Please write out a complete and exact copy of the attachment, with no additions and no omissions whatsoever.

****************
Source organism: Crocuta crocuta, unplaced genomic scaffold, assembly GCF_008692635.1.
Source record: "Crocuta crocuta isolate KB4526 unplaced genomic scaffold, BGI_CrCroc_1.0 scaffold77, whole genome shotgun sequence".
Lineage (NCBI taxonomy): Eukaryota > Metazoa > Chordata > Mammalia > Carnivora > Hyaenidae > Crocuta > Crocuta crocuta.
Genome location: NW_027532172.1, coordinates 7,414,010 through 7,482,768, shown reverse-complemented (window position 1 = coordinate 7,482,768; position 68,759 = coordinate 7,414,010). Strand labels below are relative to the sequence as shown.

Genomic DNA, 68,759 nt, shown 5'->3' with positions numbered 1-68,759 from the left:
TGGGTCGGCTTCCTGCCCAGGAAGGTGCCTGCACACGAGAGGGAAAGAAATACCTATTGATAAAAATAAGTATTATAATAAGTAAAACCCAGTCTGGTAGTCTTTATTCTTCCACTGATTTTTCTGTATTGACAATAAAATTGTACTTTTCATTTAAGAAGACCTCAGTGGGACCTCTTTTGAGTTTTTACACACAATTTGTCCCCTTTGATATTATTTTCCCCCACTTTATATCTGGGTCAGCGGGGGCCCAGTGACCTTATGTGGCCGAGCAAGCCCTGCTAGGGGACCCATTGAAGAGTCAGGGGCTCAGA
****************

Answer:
Source organism: Crocuta crocuta, unplaced genomic scaffold, assembly GCF_008692635.1.
Source record: "Crocuta crocuta isolate KB4526 unplaced genomic scaffold, BGI_CrCroc_1.0 scaffold77, whole genome shotgun sequence".
Lineage (NCBI taxonomy): Eukaryota > Metazoa > Chordata > Mammalia > Carnivora > Hyaenidae > Crocuta > Crocuta crocuta.
Genome location: NW_027532172.1, coordinates 7,414,010 through 7,482,768, shown reverse-complemented (window position 1 = coordinate 7,482,768; position 68,759 = coordinate 7,414,010). Strand labels below are relative to the sequence as shown.

Genomic DNA, 68,759 nt, shown 5'->3' with positions numbered 1-68,759 from the left:
TGGGTCGGCTTCCTGCCCAGGAAGGTGCCTGCACACGAGAGGGAAAGAAATACCTATTGATAAAAATAAGTATTATAATAAGTAAAACCCAGTCTGGTAGTCTTTATTCTTCCACTGATTTTTCTGTATTGACAATAAAATTGTACTTTTCATTTAAGAAGACCTCAGTGGGACCTCTTTTGAGTTTTTACACACAATTTGTCCCCTTTGATATTATTTTCCCCCACTTTATATCTGGGTCAGCGGGGGCCCAGTGACCTTATGTGGCCGAGCAAGCCCTGCTAGGGGACCCATTGAAGAGTCAGGGGCTCAGA